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Honing Gouges On A Scheppach Tiger 2500 Wetstone Grinder

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  • Honing Gouges On A Scheppach Tiger 2500 Wetstone Grinder

    I don't want to regrind any gouges, unnecessarily removing metal. I only want to put the edge back on the gouges using the leather honing wheel.Scheppach don't provide any videos on how to do it or anything else of any help, using their angle guide or any of their jigs. I have all or most of the Scheppach kit, truing jig, stone grader, various jigs as well as several Tormek jigs.
    I seem to just be going round in circles trying to find out how to do what I want to do.
    YouTube videos all mostly cover sharpening plane irons on the stone, not honing the gouges. Trying to cross reference to techniques used by Grizzly, Triton etc wet stone grinders, there YouTube videos is a dead end, often using different angle gauges to the Scheppach version.
    I'm looking for someone who has a Scheppach wet stone grinder and can clearly explain how I hone gouges on it?

  • #2
    Have you measured the bevel angle(s) of your gouges?
    Then you set up to hold that with any abrasive you might use, honing compound on the leather wheel included.
    Brian T


    • #3
      I've had another look at the various YouTubes videos, of the Scheppach its clones also the various manuals. I think I've fathomed it out now thank you.
      The line of light, one time I spent ages trying to find it, then it dawned on me, the reason I couldn't see, find it, was because the gouge was sharp.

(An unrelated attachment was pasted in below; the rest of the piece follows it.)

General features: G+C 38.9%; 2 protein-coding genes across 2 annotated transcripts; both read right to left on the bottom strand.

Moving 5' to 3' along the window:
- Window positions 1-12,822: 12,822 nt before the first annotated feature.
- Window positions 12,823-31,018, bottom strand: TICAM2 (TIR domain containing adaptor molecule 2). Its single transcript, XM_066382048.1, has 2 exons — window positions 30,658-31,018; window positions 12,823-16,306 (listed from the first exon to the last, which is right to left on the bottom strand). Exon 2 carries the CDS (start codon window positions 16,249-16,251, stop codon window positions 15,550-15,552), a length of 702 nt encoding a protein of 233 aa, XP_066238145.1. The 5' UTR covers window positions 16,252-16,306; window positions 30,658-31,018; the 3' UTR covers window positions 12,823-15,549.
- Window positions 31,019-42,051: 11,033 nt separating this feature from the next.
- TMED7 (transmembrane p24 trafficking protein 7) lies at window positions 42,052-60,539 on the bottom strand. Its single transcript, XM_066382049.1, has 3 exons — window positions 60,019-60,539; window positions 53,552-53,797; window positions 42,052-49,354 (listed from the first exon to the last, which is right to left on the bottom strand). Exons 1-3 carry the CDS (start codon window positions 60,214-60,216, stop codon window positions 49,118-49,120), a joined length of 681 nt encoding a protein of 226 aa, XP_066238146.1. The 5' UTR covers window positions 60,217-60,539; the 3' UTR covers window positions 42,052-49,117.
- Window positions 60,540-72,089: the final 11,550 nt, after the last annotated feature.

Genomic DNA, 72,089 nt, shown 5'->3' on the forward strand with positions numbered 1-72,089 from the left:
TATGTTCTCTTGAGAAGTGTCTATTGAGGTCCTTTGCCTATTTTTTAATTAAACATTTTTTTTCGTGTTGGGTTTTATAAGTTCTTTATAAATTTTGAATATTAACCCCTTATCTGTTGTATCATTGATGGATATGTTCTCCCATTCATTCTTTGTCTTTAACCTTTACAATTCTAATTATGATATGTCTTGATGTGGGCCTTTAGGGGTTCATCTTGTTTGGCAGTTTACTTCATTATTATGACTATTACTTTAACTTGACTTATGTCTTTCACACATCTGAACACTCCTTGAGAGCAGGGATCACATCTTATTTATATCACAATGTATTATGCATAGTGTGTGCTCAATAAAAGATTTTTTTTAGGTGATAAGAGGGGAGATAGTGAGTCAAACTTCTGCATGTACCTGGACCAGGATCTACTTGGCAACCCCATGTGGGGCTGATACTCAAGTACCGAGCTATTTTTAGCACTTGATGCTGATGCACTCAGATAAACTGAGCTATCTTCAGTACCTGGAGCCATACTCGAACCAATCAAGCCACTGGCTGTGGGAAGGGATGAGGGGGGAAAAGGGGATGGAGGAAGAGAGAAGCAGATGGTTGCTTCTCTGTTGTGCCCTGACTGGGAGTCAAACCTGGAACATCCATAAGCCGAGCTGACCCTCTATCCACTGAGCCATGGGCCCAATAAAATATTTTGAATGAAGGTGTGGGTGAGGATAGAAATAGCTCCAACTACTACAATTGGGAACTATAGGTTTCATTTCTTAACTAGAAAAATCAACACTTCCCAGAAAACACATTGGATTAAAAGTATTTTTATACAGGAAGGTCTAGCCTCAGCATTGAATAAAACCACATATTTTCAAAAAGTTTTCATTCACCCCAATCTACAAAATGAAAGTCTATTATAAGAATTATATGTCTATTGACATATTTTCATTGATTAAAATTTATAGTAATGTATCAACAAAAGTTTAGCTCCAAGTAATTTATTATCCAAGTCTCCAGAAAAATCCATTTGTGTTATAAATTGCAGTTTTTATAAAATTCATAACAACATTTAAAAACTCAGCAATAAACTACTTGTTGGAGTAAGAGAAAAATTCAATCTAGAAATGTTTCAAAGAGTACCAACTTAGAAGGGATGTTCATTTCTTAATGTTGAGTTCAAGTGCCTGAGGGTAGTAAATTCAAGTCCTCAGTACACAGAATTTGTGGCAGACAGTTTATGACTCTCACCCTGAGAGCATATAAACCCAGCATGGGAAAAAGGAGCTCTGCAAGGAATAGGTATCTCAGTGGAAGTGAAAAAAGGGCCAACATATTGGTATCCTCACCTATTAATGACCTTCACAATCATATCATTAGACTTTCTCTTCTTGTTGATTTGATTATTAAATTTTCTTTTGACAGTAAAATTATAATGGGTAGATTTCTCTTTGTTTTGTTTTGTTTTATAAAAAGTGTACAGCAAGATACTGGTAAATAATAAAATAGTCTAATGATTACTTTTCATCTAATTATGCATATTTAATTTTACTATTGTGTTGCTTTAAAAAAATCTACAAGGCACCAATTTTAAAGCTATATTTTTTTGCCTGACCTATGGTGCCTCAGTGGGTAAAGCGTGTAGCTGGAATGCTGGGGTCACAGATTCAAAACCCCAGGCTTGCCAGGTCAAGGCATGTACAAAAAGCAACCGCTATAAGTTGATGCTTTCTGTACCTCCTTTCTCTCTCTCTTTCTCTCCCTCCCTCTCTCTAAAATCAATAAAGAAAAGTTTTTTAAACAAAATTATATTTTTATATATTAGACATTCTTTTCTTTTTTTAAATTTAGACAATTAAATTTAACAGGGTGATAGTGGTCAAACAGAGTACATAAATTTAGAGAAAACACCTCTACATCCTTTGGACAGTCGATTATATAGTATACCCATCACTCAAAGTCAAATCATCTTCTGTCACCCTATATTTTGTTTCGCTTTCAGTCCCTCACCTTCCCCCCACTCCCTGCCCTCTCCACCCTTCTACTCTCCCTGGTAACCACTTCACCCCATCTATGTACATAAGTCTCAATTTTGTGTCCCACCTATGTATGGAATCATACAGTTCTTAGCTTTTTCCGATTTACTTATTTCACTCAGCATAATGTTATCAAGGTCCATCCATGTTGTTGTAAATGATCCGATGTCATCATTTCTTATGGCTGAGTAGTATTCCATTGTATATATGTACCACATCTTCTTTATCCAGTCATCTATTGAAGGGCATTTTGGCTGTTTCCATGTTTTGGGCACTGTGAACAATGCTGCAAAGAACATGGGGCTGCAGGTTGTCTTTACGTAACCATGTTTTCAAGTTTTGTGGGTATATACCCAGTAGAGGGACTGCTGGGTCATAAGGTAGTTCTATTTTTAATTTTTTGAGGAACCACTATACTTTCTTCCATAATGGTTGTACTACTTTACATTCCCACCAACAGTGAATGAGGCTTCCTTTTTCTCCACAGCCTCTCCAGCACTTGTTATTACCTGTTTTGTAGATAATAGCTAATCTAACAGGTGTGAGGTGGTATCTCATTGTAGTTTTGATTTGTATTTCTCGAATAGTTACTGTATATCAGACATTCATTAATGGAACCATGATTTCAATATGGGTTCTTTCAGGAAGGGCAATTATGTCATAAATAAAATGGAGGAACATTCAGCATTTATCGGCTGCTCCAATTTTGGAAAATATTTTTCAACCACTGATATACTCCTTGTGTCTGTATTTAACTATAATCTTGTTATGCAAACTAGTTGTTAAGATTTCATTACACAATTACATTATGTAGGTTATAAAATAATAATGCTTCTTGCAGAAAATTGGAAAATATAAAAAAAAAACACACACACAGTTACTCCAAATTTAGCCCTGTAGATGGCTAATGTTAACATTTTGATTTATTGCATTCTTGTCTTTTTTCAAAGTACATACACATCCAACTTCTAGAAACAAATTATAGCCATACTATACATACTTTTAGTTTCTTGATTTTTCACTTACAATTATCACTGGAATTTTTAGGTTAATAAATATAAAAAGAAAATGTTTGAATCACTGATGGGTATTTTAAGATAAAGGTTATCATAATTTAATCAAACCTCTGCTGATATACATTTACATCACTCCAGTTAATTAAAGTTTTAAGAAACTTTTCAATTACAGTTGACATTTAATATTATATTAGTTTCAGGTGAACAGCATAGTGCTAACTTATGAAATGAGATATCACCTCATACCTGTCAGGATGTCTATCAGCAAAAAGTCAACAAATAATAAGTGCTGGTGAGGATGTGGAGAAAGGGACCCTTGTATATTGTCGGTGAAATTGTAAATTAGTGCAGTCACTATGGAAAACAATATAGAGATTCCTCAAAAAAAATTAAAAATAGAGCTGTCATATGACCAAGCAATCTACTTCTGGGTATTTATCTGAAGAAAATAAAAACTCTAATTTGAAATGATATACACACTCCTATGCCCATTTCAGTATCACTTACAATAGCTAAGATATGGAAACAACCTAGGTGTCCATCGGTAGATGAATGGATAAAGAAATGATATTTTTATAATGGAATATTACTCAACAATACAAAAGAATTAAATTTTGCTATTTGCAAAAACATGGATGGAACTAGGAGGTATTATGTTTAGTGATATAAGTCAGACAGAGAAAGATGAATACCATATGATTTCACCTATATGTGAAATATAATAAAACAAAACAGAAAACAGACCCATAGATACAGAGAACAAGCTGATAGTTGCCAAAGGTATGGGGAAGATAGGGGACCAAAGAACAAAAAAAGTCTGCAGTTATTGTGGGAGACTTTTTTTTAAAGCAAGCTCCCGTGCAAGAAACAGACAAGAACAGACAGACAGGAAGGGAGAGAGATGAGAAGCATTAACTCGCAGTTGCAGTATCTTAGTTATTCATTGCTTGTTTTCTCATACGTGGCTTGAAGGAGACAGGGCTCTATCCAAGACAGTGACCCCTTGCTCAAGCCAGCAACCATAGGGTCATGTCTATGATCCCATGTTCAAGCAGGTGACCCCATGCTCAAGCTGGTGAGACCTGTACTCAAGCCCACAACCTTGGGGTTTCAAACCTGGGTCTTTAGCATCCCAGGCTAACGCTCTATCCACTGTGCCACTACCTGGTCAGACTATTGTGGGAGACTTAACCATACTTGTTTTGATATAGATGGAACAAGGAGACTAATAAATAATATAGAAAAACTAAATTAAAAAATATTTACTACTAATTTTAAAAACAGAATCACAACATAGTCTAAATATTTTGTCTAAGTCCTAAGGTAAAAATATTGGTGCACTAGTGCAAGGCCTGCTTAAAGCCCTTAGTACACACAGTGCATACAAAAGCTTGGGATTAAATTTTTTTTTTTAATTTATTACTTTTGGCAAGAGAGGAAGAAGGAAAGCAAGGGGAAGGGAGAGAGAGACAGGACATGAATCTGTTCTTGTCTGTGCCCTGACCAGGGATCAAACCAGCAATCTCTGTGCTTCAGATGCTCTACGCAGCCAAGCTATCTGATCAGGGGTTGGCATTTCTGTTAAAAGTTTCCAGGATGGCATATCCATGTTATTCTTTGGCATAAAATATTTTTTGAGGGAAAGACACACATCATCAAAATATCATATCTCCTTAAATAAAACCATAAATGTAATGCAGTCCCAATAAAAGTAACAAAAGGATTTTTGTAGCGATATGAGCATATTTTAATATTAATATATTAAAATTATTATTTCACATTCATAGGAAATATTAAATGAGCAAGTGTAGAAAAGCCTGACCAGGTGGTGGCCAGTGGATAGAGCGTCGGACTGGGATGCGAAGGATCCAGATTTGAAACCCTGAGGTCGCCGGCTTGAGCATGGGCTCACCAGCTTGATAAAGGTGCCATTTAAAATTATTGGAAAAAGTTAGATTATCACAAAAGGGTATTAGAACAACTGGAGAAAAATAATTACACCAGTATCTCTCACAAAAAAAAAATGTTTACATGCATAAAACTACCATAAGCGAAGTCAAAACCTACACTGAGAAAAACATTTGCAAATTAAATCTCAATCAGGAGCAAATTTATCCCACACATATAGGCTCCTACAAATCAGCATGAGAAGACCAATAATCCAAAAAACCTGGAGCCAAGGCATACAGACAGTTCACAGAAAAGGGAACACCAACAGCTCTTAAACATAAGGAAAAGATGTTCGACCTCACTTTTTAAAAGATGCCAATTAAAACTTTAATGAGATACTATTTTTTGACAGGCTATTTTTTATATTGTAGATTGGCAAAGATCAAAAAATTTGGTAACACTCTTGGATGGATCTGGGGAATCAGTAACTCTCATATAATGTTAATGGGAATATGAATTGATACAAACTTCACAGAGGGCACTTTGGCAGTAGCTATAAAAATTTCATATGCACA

That said, any tips on seeing the line of light?


      • #4
        I use a 10X magnifier to inspect the edges of gouges and knives.
        I use a very bright LED light, more directional that an old incandescent.
        I'm looking for the little folded and crumpled bits of edge which reflect light.
        I call those "sparks of light". It's never been a uniform line of light.
        I know all the different bevel angles for my wood carving tool edges.

        Depending on the size of those sparks, I will begin with either 600 or 800 grit to re-establish the edge.
        Then 1000, then 1200, then 1500, then hone with CrOx/AlOx.
        Brian T


        • #5
          OK thanks I was looking at a 10X magnifying glass a few days ago, will now order one.


          • #6
            I guess the game is to grind out the sparks then gradually erase the coarse grit scratches.
            I need that 10X mag and the LED light for my old eyes!
            Just have to be careful that I don't knick the end of my nose with the tool edge.

            Next, you need a piece of carving wood for testing edges. I keep one for each kind of wood that I use.
            The texture of the wood is not the same as hair and fingers so those tests are silly.
            Shaving sharp isn't carving sharp to me.
            Brian T